“All the training that we’ve had has opened our eyes to what’s available and what we can do. For instance I’ve learned that it’s actually comparatively easy to apply for quite large grants and what’s more the bodies offering the grants do help you in your presentations with them. So what I’ve learned has increased my interest widely in a great number of things…….. I’ve become a lot more ambitious in what I can do ”
Before the war Thomas Lomas: Footman at Thoresby Hall I became a footman at Thoresby Hall in 1938 aged 18 years. I do not think there was a butler at that time. The Dowager Countess Manvers (Helen) was old and did not entertain much so I had a life of luxury! The Hall more or less ran itself. The Dowager spent a lot of time in her room and everything went through her lady’s maid. Occasionally she had afternoon tea i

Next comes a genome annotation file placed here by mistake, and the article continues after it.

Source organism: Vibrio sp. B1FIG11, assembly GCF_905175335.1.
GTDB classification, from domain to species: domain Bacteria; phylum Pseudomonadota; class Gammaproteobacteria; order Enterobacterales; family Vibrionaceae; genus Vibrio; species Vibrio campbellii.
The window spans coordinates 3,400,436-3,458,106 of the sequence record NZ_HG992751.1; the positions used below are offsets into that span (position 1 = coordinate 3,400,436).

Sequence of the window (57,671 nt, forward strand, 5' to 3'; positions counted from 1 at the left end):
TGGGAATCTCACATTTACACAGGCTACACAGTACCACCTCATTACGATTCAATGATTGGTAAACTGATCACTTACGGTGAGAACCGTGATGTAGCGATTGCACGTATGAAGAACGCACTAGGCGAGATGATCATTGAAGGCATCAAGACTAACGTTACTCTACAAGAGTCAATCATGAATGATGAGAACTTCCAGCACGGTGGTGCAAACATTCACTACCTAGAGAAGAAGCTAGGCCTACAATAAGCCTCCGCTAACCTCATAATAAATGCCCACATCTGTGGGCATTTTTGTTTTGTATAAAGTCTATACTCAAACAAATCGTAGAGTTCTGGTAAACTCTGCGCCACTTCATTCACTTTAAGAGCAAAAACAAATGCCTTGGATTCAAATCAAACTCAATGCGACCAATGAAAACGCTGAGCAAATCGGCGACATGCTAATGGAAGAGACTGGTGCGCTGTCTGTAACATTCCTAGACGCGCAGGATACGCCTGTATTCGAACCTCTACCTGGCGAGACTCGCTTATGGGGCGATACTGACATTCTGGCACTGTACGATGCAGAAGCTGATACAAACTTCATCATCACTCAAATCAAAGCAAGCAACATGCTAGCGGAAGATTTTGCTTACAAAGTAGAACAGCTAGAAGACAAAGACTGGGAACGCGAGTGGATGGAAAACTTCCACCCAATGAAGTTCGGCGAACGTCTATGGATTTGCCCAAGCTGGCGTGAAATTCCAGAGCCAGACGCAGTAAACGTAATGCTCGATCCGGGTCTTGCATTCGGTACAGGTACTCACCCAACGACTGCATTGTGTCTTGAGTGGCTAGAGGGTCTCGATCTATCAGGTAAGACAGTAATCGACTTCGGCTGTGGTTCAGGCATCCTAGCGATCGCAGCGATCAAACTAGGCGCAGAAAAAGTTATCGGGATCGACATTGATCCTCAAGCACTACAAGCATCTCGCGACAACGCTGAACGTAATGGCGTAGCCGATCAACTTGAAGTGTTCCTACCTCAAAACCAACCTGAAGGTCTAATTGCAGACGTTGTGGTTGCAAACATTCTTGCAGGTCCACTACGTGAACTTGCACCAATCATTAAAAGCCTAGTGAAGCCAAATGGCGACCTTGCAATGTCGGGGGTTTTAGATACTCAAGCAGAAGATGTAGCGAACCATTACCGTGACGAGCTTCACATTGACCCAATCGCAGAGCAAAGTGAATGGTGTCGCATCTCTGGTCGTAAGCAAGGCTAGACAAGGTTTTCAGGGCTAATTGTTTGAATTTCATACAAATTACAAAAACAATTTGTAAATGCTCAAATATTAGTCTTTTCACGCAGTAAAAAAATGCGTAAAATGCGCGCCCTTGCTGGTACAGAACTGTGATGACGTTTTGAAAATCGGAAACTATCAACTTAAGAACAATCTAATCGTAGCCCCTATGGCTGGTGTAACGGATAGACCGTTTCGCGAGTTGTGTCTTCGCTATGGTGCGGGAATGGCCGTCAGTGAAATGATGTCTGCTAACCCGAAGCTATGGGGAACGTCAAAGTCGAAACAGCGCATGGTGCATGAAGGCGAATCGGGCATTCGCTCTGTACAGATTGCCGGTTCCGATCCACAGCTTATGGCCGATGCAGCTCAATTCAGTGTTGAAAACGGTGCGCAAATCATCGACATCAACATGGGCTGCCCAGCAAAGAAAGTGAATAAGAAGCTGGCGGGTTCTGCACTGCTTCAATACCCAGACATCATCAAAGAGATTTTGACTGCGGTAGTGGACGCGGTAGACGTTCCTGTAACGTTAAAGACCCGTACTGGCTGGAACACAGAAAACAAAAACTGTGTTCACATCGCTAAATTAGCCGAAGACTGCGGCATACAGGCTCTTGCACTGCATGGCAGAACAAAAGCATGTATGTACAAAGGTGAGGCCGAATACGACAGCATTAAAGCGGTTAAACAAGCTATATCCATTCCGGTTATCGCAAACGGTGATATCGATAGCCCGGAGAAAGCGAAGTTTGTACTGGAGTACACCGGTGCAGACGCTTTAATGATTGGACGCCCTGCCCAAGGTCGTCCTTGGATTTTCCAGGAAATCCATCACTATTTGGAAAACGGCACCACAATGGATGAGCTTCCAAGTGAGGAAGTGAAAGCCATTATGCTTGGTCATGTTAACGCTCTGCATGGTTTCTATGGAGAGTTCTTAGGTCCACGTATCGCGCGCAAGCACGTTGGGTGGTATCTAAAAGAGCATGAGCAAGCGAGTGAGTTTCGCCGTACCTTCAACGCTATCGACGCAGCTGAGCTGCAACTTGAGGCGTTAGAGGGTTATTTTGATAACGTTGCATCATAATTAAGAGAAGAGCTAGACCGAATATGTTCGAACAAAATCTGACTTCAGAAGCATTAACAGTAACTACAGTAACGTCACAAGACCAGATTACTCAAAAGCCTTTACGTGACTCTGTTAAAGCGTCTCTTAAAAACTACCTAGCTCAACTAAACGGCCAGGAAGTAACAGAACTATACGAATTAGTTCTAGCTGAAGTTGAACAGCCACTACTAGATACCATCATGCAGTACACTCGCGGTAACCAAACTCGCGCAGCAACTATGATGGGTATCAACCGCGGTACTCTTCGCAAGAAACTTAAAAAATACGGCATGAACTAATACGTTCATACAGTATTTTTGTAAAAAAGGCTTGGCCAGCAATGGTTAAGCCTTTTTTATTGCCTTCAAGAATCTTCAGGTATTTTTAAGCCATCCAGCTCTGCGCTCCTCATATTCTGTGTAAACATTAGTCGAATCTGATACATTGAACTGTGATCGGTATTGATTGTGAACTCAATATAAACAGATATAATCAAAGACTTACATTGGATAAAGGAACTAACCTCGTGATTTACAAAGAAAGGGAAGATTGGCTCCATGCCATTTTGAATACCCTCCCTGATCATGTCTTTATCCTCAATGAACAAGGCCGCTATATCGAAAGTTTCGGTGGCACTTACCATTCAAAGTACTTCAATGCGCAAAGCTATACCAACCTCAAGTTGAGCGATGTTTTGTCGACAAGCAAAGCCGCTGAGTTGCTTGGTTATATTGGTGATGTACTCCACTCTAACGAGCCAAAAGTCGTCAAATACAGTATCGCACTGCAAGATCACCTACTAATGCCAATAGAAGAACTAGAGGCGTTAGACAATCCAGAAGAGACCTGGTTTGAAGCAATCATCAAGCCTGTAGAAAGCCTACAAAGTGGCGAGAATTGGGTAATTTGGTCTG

Cyril Flowers started work at Carey's as a threading boy in 1929 at 14 years. He was paid 7s/6d (37 1/2 pence) per week, and an extra 6d (2 1/2 pence) for 3 hours on a Saturday.
“There were 46 machines some capable of producing lace 360 inches wide. Some machines had 3,000 bobbins or shuttle that needed threading. When Carey’s closed down in 1956, Cyril was the last man to be paid off and given £25 extra and a f
Straight out of the army, Reg Dixon was still a young man when he started working for Raleigh. The work was often hard and “the gaffers” really strict. But Reg remembers his time there with great pride and affection. He recalls the comradeship and the huge sadness felt by everyone when it finally closed – “it’s family. They made it into a family place."